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Teens and Bipolar Disorder

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What Are the Symptoms of Bipolar Disorder? continued...

In adults, bipolar mood swings can last for weeks to months. Teens may experience much shorter mood swings, going from mania or hypomania to depression in a few short hours or days.

Between episodes, a person with bipolar disorder usually returns to normal (or near-normal) functioning. For some people, though, there is little or no "break period" between their cycles.

Some people with bipolar disorder turn to alcohol and drugs because they feel temporarily better when they're high. But substance abuse can make the symptoms of bipolar disorder worse. It also makes the condition harder for doctors to diagnose and treat.

How Is Bipolar Disorder Treated?

If your doctor determines you have bipolar disorder, he or she may prescribe one or more medications, depending on the type and severity of the symptoms.

Some drugs often used to stabilize mania or hypomania include lithium carbonate, anticonvulsants, antipsychotics, and benzodiazepines. Lithium and lamotrigine (Lamictal) are standard treatments for the depressed phase of bipolar disorder. Doctors are cautious in using antidepressants alone, as they might trigger a manic mood swing.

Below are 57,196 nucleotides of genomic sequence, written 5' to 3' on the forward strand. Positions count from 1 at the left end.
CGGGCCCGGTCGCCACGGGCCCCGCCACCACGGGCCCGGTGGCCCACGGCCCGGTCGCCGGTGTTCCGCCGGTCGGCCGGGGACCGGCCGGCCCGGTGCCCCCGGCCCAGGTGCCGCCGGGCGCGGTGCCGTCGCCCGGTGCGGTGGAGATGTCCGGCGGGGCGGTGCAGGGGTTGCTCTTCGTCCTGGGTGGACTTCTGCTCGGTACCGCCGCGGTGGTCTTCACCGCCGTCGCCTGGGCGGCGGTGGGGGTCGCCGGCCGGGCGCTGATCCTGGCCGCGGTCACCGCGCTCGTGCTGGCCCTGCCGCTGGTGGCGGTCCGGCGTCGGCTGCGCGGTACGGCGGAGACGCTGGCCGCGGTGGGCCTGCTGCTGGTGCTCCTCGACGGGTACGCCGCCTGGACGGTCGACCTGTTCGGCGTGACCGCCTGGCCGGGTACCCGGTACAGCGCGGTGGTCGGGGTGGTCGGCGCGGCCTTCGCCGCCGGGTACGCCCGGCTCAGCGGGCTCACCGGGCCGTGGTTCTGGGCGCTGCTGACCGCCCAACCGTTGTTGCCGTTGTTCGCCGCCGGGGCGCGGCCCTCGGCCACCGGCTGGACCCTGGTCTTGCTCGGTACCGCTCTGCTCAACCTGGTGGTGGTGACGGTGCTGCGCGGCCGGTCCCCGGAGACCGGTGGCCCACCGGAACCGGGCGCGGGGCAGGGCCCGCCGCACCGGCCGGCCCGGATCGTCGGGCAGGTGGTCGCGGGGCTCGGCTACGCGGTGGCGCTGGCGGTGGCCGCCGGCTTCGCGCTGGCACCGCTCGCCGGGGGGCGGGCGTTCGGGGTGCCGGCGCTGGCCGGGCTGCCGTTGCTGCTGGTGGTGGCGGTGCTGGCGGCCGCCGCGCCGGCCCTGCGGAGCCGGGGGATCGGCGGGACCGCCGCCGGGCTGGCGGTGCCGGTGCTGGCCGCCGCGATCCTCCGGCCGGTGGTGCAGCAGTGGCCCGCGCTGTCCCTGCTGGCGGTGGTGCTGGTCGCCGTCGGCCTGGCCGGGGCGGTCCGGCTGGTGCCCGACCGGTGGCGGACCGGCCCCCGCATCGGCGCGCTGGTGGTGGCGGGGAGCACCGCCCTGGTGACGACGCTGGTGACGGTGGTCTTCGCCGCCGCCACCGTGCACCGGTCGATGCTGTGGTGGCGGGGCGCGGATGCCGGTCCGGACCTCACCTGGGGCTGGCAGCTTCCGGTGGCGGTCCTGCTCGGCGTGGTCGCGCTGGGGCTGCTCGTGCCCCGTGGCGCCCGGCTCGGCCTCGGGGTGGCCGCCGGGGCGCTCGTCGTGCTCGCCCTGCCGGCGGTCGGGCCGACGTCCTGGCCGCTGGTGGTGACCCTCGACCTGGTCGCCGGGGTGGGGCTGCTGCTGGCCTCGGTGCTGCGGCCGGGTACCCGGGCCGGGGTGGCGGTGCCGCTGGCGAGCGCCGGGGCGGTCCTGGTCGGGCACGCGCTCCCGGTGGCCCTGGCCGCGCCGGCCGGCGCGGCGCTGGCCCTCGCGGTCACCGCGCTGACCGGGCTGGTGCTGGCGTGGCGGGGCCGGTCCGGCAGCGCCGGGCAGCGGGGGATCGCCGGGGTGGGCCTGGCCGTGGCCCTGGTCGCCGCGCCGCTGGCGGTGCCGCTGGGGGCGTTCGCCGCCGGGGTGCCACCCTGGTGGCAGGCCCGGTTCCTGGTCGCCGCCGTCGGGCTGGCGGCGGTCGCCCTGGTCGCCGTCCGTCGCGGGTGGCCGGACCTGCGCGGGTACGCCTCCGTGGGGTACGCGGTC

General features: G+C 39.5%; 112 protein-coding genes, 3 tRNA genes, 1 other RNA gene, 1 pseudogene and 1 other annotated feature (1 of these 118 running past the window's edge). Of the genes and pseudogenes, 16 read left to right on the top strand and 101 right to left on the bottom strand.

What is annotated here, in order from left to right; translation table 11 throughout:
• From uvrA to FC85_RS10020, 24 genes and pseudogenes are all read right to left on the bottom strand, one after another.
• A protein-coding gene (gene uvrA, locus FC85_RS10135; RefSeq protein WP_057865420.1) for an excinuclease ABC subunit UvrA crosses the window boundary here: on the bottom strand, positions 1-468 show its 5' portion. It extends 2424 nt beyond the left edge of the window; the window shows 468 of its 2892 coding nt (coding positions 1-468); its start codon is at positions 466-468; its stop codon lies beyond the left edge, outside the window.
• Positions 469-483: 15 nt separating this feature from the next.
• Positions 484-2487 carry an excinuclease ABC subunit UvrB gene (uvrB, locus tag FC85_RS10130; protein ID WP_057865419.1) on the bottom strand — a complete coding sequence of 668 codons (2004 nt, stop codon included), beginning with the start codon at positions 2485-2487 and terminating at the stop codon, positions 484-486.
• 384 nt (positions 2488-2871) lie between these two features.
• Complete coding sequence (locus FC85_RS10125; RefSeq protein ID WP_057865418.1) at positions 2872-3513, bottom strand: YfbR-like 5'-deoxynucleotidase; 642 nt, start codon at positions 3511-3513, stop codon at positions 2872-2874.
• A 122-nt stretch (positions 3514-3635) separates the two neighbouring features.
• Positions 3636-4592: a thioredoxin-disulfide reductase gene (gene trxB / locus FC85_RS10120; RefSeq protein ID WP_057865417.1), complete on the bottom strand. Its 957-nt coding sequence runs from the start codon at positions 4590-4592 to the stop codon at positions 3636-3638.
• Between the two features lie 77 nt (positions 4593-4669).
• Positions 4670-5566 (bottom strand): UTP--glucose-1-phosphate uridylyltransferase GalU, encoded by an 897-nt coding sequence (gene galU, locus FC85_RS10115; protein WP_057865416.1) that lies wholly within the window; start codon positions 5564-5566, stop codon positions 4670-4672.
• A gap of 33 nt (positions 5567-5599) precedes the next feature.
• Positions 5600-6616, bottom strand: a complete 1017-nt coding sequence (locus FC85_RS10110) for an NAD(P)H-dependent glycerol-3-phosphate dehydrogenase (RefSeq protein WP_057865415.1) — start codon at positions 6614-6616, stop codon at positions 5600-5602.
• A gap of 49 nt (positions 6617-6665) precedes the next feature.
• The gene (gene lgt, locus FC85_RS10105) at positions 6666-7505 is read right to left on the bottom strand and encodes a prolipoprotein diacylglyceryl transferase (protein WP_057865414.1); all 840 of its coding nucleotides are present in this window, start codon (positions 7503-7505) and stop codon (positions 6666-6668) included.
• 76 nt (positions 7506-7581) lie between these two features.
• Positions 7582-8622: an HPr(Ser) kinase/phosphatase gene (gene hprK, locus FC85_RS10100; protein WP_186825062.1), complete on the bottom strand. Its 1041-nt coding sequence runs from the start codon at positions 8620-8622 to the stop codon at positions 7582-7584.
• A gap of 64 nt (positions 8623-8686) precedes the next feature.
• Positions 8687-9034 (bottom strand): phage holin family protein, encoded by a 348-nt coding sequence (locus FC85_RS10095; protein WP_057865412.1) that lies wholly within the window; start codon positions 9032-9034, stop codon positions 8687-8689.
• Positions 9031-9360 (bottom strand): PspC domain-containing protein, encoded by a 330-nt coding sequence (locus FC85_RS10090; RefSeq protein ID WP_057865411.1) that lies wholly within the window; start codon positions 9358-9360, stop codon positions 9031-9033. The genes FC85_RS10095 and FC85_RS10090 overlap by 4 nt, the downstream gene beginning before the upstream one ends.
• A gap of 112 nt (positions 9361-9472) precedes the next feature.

Psychotherapy can help the patient and family learn more about the illness and how to cope with the mood changes. Because of the relapses and remissions of bipolar disorder, the illness has a high rate of recurrence if untreated.

When Should I Call the Doctor About Bipolar Disorder?

If you have symptoms of bipolar disorder, talk to your doctor. It may be nothing at all. Or, your doctor might refer you to a bipolar specialist, a psychiatrist, or psychopharmacologist, for a second opinion and accurate diagnosis. (A psychopharmacologist is a psychiatrist who is an expert in using medications to treat psychiatric chemical imbalances.)

The specialist will talk to you about your symptoms. After a physical exam and patient history, the specialist will rule out other possible causes of depression and mania, such as medications, alcohol, illicit drug use, illnesses such as hypothyroidism and hyperthyroidism, or injuries to the central nervous system.

WebMD Medical Reference

Reviewed by Roy Benaroch, MD on August 03, 2014
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